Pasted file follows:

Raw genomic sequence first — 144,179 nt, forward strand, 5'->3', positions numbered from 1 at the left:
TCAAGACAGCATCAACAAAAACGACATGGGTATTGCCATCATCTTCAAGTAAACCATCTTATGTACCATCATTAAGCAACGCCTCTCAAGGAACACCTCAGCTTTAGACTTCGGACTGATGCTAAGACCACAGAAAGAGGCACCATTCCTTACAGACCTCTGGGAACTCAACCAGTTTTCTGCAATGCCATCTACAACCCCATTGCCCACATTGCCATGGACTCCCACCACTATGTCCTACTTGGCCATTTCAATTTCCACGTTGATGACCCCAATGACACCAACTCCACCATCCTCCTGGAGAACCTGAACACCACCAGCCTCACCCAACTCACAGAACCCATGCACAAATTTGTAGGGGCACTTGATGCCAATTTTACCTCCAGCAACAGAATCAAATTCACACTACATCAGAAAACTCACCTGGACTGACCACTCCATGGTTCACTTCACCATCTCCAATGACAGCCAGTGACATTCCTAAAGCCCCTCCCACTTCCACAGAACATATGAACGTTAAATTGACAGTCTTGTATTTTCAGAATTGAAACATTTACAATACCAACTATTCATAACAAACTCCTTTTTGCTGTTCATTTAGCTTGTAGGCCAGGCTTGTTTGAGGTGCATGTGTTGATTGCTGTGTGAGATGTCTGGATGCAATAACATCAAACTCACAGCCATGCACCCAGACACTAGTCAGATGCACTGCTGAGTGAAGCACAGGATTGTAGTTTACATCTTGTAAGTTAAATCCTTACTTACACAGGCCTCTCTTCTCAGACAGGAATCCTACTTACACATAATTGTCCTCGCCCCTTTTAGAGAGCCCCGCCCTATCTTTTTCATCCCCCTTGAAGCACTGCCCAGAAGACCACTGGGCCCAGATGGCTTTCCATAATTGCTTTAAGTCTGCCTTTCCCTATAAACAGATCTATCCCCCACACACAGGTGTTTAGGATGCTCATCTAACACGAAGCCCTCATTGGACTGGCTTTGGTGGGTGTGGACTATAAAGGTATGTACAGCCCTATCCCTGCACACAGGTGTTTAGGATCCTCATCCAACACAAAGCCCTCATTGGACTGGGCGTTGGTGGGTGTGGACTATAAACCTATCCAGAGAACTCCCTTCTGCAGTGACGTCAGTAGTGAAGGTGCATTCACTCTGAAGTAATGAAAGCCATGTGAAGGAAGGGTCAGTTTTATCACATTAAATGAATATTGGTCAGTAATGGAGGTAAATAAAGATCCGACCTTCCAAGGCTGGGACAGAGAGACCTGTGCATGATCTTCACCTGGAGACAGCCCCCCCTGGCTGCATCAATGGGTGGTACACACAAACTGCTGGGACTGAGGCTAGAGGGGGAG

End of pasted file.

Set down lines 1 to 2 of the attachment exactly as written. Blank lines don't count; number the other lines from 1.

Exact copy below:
Raw genomic sequence first — 144,179 nt, forward strand, 5'->3', positions numbered from 1 at the left:
TCAAGACAGCATCAACAAAAACGACATGGGTATTGCCATCATCTTCAAGTAAACCATCTTATGTACCATCATTAAGCAACGCCTCTCAAGGAACACCTCAGCTTTAGACTTCGGACTGATGCTAAGACCACAGAAAGAGGCACCATTCCTTACAGACCTCTGGGAACTCAACCAGTTTTCTGCAATGCCATCTACAACCCCATTGCCCACATTGCCATGGACTCCCACCACTATGTCCTACTTGGCCATTTCAATTTCCACGTTGATGACCCCAATGACACCAACTCCACCATCCTCCTGGAGAACCTGAACACCACCAGCCTCACCCAACTCACAGAACCCATGCACAAATTTGTAGGGGCACTTGATGCCAATTTTACCTCCAGCAACAGAATCAAATTCACACTACATCAGAAAACTCACCTGGACTGACCACTCCATGGTTCACTTCACCATCTCCAATGACAGCCAGTGACATTCCTAAAGCCCCTCCCACTTCCACAGAACATATGAACGTTAAATTGACAGTCTTGTATTTTCAGAATTGAAACATTTACAATACCAACTATTCATAACAAACTCCTTTTTGCTGTTCATTTAGCTTGTAGGCCAGGCTTGTTTGAGGTGCATGTGTTGATTGCTGTGTGAGATGTCTGGATGCAATAACATCAAACTCACAGCCATGCACCCAGACACTAGTCAGATGCACTGCTGAGTGAAGCACAGGATTGTAGTTTACATCTTGTAAGTTAAATCCTTACTTACACAGGCCTCTCTTCTCAGACAGGAATCCTACTTACACATAATTGTCCTCGCCCCTTTTAGAGAGCCCCGCCCTATCTTTTTCATCCCCCTTGAAGCACTGCCCAGAAGACCACTGGGCCCAGATGGCTTTCCATAATTGCTTTAAGTCTGCCTTTCCCTATAAACAGATCTATCCCCCACACACAGGTGTTTAGGATGCTCATCTAACACGAAGCCCTCATTGGACTGGCTTTGGTGGGTGTGGACTATAAAGGTATGTACAGCCCTATCCCTGCACACAGGTGTTTAGGATCCTCATCCAACACAAAGCCCTCATTGGACTGGGCGTTGGTGGGTGTGGACTATAAACCTATCCAGAGAACTCCCTTCTGCAGTGACGTCAGTAGTGAAGGTGCATTCACTCTGAAGTAATGAAAGCCATGTGAAGGAAGGGTCAGTTTTATCACATTAAATGAATATTGGTCAGTAATGGAGGTAAATAAAGATCCGACCTTCCAAGGCTGGGACAGAGAGACCTGTGCATGATCTTCACCTGGAGACAGCCCCCCCTGGCTGCATCAATGGGTGGTACACACAAACTGCTGGGACTGAGGCTAGAGGGGGAG